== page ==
ImageReaderSpi readerSpi = (ImageReaderSpi)it.next();
    ImageReader reader = readerSpi.createReaderInstance();
    ImageReadParam param = reader.getDefaultReadParam();
   
    reader.setInput(imgStream, false, true);
    int numFrames = reader.getNumImages(true);
    BufferedImage[] frames = new BufferedImage[numFrames];
    for (int i = 0; i < numFrames; i++) {
      frames[i] = reader.read(i,param);
    }
   
    imgStream.close();
    reader.dispose();
    return frames;
  }
 
  static class CanDecodeFilter implements ServiceRegistry.Filter {
    ImageInputStream stream;
    public CanDecodeFilter(ImageInputStream stream) {
      this.stream = stream;
    }
    public boolean filter(Object element) {
      try {
          ImageReaderSpi spi = (ImageReaderSpi)element;
          boolean canDecode = false;
          stream.mark();
          canDecode = spi.canDecodeInput(stream);
          stream.reset();
          return canDecode;
      } catch (IOException e) {
          return false;
      }
    }
  }
}

Offline paulscode

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Re: Using FrameBuffer's Graphics With AWTGLCanvas
« Reply #10 on: June 19, 2009, 12:48:21 pm »
And here's the cleverer approach by Alexander Hristov under the lesser general public license (which probably means you can use on jPCT but I haven't read it).
Using it in jPCT would require one of two things:

1) jPCT be licensed by LGPL (i.e. source code release, i.e. no go)
OR:
2) A method be provided for swapping out Hristov's work for other versions (i.e. a seperate JAR from jpct.jar)

Niether of those options sounds ideal.  I have had some experience with the GIF format (I wrote an ad rotator in c++ a few years ago for a company I was working for).  I'll look into the format again and see if I can come up with a GIF loader class.

Offline EgonOlsen

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Re: Using FrameBuffer's Graphics With AWTGLCanvas
« Reply #11 on: June 19, 2009, 01:46:24 pm »
I wouldn't add it to the core anyway but as a separate download, but if you could come up with a loader, that would be even better.

Offline AGP

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Re: Using FrameBuffer's Graphics With AWTGLCanvas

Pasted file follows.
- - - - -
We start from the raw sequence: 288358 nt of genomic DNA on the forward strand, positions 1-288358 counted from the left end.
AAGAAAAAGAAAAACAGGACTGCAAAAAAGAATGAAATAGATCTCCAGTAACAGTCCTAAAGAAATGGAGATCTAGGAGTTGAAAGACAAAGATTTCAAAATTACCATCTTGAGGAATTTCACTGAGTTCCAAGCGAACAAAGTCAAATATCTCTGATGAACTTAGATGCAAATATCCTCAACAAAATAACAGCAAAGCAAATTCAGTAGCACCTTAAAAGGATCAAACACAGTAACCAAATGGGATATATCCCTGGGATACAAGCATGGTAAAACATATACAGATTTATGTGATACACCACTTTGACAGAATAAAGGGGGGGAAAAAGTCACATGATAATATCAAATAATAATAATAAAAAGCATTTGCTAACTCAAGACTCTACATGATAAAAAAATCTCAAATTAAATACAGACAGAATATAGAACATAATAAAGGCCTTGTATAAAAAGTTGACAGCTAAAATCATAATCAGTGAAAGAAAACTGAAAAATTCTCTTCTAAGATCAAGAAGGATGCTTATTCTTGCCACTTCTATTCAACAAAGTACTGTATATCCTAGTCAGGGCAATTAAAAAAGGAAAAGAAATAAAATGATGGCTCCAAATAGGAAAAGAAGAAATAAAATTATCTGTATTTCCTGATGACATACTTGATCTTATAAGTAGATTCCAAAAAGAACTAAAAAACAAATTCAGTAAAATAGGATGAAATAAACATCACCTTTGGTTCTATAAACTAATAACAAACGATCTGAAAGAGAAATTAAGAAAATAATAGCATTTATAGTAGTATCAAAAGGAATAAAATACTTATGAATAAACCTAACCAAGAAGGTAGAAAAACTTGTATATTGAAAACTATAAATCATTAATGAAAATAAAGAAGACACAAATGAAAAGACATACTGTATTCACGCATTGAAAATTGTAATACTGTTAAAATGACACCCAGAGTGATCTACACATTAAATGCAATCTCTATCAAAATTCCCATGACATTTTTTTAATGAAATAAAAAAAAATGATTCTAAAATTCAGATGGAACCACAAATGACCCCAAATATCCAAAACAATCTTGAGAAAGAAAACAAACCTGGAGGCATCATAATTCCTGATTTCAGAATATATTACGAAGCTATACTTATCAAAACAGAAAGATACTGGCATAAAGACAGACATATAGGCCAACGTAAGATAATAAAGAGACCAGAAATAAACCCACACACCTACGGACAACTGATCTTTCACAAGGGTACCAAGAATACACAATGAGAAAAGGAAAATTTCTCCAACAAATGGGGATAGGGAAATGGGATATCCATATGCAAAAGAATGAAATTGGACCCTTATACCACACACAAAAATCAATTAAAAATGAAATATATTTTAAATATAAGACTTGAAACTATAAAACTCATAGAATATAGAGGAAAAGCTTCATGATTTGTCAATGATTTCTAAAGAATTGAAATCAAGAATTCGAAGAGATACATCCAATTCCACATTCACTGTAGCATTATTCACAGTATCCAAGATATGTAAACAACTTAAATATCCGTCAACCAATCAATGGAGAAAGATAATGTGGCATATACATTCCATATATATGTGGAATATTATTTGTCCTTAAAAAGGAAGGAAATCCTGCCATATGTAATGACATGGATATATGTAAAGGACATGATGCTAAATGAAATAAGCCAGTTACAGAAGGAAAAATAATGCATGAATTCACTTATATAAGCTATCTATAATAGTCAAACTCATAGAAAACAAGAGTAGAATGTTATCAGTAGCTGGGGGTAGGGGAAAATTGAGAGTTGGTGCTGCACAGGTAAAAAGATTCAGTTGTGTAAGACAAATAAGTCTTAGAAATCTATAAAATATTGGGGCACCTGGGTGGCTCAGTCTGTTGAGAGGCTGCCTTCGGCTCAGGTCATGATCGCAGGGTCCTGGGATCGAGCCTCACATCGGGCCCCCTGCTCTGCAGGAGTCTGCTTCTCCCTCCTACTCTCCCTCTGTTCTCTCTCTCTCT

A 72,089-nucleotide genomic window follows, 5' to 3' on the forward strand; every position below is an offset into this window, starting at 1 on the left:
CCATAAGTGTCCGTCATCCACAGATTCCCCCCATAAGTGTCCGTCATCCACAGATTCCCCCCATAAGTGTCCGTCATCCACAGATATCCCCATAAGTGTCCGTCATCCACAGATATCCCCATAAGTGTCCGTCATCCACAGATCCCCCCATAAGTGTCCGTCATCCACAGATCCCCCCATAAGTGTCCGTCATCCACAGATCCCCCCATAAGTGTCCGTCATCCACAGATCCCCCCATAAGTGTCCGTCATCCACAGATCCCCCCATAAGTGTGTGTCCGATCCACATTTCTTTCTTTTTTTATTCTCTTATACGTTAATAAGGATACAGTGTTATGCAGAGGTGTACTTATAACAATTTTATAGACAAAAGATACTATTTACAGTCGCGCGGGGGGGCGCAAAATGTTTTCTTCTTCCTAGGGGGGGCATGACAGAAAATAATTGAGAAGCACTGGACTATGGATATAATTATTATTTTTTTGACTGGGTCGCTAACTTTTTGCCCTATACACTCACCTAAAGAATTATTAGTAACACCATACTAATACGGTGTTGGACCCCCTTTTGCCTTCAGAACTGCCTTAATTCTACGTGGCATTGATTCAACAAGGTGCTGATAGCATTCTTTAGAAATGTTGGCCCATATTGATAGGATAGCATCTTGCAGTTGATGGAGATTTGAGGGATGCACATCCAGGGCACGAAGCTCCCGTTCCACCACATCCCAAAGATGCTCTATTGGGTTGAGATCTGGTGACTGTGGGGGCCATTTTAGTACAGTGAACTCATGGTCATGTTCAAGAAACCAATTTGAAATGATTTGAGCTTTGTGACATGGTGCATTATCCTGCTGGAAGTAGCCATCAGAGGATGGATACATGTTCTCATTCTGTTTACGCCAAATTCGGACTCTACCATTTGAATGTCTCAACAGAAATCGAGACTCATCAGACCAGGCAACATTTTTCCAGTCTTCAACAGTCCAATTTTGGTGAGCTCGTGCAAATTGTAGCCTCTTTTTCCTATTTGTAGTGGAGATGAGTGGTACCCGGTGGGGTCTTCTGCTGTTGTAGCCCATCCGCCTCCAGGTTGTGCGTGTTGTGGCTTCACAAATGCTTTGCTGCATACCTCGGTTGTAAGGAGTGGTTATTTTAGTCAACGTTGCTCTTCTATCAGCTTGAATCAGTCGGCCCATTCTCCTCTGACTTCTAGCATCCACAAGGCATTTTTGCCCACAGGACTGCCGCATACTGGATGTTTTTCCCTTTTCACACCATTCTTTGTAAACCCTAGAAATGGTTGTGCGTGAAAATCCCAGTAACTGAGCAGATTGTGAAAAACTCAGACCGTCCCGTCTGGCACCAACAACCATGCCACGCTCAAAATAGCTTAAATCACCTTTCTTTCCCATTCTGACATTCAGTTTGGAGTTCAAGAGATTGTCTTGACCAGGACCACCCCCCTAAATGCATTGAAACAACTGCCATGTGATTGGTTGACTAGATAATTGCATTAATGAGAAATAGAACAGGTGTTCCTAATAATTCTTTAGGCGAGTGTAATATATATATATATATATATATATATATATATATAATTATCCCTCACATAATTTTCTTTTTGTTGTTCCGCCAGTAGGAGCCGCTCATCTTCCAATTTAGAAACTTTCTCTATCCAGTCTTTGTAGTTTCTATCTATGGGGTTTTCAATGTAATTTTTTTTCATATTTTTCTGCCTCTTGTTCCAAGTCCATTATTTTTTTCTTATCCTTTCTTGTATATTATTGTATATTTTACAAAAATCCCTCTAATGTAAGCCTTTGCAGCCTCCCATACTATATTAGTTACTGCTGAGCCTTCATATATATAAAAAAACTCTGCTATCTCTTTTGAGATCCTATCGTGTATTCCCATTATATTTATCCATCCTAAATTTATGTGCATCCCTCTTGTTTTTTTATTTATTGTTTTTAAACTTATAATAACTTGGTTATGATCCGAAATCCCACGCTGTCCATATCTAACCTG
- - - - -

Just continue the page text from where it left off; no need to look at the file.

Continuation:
« Reply #12 on: June 19, 2009, 05:21:16 pm »
Egon, if you're thinking of making a separate download with utilities such as a gif loader, why not include my previously-requested Math class?

Offline EgonOlsen

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Re: Using FrameBuffer's Graphics With AWTGLCanvas
« Reply #13 on: June 19, 2009, 08:31:23 pm »
I have no problem with a dedicated Math-class in the core...it's just that i don't know what to put in there that doesn't fit into other Matrix or SimpleVector. But i admit that i forgot about adding the calcAngle-method to SimpleVector. It will surface in the next release.
Any other suggestions on what to add math wise?

Offline AGP

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Re: Using FrameBuffer's Graphics With AWTGLCanvas
« Reply #14 on: June 19, 2009, 09:04:02 pm »
Thanks. And well, I would add generally-useful trigonometric functions. The difference between SimpleVector and Math would be that Math doesn't assume specific use. You can create a SimpleVector instance just to get the result of a function and apply as you will to your object, but that's counter-intuitive. With Math, you can have your objects oriented however you want to, for instance, and all you're really doing is calculating the product of your input (as opposed to necessarily applying a certain way).